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Berlin Jewry was the first major Jewish community to undergo the process of modernization which has since swept most of world Jewry. The process of adaptation to the cultural, linguistic and political life of the majority culture first proposed by intellectuals of the Jewish Enlightenment (Haskala) was accompanied by a thoroughgoing crisis of Jewish identity. Berlin Jewry was soon faced by patterns of illegitimacy, marital breakdown and conversion to Christianity on a scale never witnessed before. Scholars have long debated the severity of the crisis of Berlin Jewry as well as its connection to the philosophy and practice of the Jewish Enlightenment. The Berlin Jewish Community endeavors to settle much of the debate through a collective biography of all 3,500 Jews in Berlin at the time. The extraordinarily rich documentation about the life of Berlin Jewry in the period makes it possible to trace the personal and family connections between those involved in modernizing activities with those involved in the later crisis. The results of this study show that one in four families had members that converted and that pro-Enlightenment families were more likely to have converted relatives than were traditionalists. This correlation is not simply a matter of Enlightenment "responsibility" for the crisis, but rather was produced by a very complex and often contradictory process of moving from traditional to modern Jewish life. In this original and imaginative book, Steven M. Lowenstein presents definitive data on the dimensions and social dynamics of the crisis of Berlin Jewry at the end of the eighteenth century. It will be of interest to scholars and students of modern Jewish history, Germanhistory, social history, and modern Jewish religious and intellectual developments.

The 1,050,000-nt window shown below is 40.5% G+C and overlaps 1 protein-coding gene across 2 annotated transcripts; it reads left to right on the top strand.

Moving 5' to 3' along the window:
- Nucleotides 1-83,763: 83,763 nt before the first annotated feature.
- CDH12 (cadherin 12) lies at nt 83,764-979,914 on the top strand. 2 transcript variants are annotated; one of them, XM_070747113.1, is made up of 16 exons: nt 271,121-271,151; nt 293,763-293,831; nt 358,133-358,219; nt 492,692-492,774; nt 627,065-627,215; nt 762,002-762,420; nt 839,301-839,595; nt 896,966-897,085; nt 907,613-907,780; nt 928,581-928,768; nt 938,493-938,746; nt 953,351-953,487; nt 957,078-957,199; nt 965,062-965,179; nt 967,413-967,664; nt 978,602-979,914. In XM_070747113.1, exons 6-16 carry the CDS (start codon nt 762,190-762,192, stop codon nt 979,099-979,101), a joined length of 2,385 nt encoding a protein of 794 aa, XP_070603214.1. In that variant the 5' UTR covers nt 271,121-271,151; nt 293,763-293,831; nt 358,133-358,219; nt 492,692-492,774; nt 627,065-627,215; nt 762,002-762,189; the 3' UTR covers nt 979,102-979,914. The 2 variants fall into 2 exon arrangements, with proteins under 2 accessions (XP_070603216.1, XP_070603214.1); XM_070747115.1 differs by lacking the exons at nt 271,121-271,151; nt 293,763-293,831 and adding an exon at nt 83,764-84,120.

Table of Contents
|Part I||Berlin Before Modernity||1|
|1.||The Crisis of Berlin Jewry: Introduction to the Problem||3|
|2.||A Traditional Jewish Community: Berlin Jewry Before the Changes||10|
|Part II||The Stage of "Peaceful Modernization"||23|
|3.||The Seven Years War (1756-1763) and the Emergence of a New Economic Elite||25|
|4.||The Intellectuals of the Berlin Haskala||33|
|5.||The Lifestyle of Modernizing Berlin Jews||43|
|6.||Those Outside the Modernizing Groups: Poor Jews and Orthodox Jews in Berlin||55|
|Part III||The Crisis of Berlin Jewry||69|
|7.||The Struggle for Emancipation and Its Radicalizing Impact||75|
|8.||Intellectual Radicalization and Economic Crisis||89|
|10.||The Crisis: Illegitimacy and Family Breakdown||111|
|11.||The Crisis--Conversion: Its Scope and Characteristics||120|
|12.||Religious Reform: An Attempt to Deal with the Crisis||134|
|Part IV||The Social Analysis of the Crisis and Its Connection to the Enlightenment||149|
|13.||Family, Ideology, and Crisis: The Personal Connections Between the Enlightened and the Converts||151|
|14.||Was the Experience of Women Different from Men's Experience?||162|
|15.||The Aftermath of the Crisis: Berlin Jewry After 1823||177|